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Review Malata subsidy programme

For the umpteenth time, questions have been raised about the effectiveness of the Decent and Affordable Housing initiative, popularly known as Malata and Cement Subsidy Programme, which should, under normal circumstances, prompt the authorities to conduct a soul-searching exercise.

But, as usual, cries over programme implementation have fallen on deaf ears, with implementers of the five-year programme, which President Peter Mutharika launched in December 2014, maintaining that all is well with it.

To say the truth, the programme is a drain on national resources, more so when it will claim up to K14 billion of the national budget during the course of its implementation.

We believe that the programme is being implemented for political expediency, other than national good, as evidenced by the fact that only those who are influential in villages, or connected to the powers-that-be, are benefitting from the same.

Otherwise, it does not make sense that the programme, which is one of the issues raised in the 2014 Democratic Progressive Party manifesto, should benefit just six people in eight villages in the area of Traditional Authority Malili in Lilongwe.

It is also disheartening to learn that some intended beneficiaries are receiving less materials than what they are meant to receive.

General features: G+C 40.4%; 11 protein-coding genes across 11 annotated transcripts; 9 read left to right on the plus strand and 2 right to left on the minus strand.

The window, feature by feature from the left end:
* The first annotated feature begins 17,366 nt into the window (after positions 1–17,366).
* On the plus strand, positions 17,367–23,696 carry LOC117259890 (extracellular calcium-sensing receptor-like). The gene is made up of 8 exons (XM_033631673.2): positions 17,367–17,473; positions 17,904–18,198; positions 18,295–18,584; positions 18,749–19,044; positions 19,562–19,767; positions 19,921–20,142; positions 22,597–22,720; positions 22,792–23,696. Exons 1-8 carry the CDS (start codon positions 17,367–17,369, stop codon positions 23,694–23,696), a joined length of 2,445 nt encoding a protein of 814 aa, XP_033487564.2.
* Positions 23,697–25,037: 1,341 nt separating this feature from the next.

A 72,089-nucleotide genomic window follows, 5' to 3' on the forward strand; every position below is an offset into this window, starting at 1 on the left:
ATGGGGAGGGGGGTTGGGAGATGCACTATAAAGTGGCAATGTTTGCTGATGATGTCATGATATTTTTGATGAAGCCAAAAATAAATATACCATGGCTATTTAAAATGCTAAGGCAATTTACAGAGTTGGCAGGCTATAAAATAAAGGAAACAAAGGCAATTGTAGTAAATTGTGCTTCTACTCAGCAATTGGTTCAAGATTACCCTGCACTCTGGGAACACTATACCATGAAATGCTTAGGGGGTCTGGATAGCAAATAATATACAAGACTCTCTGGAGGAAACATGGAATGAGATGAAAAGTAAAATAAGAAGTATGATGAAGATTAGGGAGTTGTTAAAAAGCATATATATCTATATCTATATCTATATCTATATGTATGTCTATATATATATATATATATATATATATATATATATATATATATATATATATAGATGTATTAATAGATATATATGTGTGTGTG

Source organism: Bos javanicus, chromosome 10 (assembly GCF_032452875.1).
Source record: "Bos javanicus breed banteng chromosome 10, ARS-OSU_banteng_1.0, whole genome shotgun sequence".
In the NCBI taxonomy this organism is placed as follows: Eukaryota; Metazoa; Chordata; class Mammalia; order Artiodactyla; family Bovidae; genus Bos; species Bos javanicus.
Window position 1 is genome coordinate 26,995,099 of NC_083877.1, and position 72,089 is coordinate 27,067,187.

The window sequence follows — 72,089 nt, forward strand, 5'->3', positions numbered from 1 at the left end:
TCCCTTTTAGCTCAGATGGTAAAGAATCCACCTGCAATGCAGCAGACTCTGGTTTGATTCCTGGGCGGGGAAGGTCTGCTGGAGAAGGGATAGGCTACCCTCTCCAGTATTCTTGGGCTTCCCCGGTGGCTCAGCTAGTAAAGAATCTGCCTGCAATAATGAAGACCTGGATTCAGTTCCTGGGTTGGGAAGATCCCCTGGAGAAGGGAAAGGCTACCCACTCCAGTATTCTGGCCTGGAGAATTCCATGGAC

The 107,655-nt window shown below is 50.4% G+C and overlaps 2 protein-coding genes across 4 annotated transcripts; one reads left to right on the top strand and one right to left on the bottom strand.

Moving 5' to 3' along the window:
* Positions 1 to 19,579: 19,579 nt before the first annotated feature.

It is even surprising that, while monitoring and evaluation are tenets of good project management, no one is talking about a mid-way evaluation. But, if the truth be told, it is only through a thorough review that we can be able to tell whether we are making headway.

We, therefore, agree with community members that there is need for a thorough audit of the programme. Otherwise, the initiative, with its good intentions, may turn out to be another scheme through which millions of taxpayers’ money are siphoned out of the system into people’s pockets.

What is surprising is that the ruling party has clung to the programme. When opposition Members of Parliament suggested, at the height of hunger last year, that the programme be shelved, the government side was adamant.

Which is why we know that the government does not consider the voice of reason when it comes to this programme. It is as if its political life depends on it.

In this regard, all we can say is that developments in Lilongwe should give us food for thought. All is not well with the Malata and Cement Subsidy initiative.

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